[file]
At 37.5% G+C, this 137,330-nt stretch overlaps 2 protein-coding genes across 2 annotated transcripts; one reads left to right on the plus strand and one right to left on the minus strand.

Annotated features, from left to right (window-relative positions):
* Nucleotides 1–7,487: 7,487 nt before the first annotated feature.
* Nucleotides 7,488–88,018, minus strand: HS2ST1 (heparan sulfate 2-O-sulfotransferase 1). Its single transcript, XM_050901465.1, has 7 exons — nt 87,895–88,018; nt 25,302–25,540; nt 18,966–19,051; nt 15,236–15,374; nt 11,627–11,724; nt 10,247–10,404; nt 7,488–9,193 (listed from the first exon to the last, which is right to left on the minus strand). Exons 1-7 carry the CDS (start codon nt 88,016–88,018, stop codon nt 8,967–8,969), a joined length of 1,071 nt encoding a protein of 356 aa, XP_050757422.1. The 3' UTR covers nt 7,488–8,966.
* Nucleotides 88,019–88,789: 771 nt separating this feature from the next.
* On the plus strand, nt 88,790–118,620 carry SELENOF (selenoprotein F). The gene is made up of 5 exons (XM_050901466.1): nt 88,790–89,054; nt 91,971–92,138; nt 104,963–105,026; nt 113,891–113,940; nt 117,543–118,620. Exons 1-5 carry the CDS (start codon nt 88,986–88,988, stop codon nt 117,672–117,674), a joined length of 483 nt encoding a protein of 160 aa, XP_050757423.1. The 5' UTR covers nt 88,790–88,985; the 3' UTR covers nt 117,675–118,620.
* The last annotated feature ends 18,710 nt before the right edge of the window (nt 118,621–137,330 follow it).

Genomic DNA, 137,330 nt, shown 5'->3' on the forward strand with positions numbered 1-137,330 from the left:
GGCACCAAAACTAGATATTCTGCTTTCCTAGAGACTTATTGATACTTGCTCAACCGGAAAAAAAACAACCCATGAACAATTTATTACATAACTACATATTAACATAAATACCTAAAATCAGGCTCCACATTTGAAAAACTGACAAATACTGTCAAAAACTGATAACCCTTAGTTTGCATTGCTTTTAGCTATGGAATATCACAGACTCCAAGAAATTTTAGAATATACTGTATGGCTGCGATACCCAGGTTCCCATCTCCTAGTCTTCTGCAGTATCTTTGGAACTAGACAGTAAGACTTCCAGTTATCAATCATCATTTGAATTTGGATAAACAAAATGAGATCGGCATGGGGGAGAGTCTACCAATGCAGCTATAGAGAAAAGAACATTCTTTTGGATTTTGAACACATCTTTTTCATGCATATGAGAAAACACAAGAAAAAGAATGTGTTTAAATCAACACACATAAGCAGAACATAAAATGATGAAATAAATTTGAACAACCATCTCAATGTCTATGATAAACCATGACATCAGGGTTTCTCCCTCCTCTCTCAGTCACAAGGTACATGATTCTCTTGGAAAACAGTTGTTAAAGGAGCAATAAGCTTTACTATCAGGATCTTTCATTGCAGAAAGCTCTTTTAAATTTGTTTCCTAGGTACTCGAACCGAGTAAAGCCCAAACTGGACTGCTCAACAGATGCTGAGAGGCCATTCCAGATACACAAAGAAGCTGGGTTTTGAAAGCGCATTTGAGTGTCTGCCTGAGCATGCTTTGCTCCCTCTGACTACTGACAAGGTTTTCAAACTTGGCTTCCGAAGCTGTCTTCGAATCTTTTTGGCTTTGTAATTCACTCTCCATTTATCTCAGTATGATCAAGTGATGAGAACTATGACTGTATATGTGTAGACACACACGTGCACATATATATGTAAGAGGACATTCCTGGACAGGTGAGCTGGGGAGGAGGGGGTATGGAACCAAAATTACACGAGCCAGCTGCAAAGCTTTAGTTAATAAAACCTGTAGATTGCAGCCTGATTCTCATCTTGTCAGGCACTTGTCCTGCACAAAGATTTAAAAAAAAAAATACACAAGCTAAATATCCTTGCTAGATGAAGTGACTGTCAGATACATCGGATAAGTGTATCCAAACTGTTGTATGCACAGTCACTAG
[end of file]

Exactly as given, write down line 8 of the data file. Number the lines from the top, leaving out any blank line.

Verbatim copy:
Genomic DNA, 137,330 nt, shown 5'->3' on the forward strand with positions numbered 1-137,330 from the left: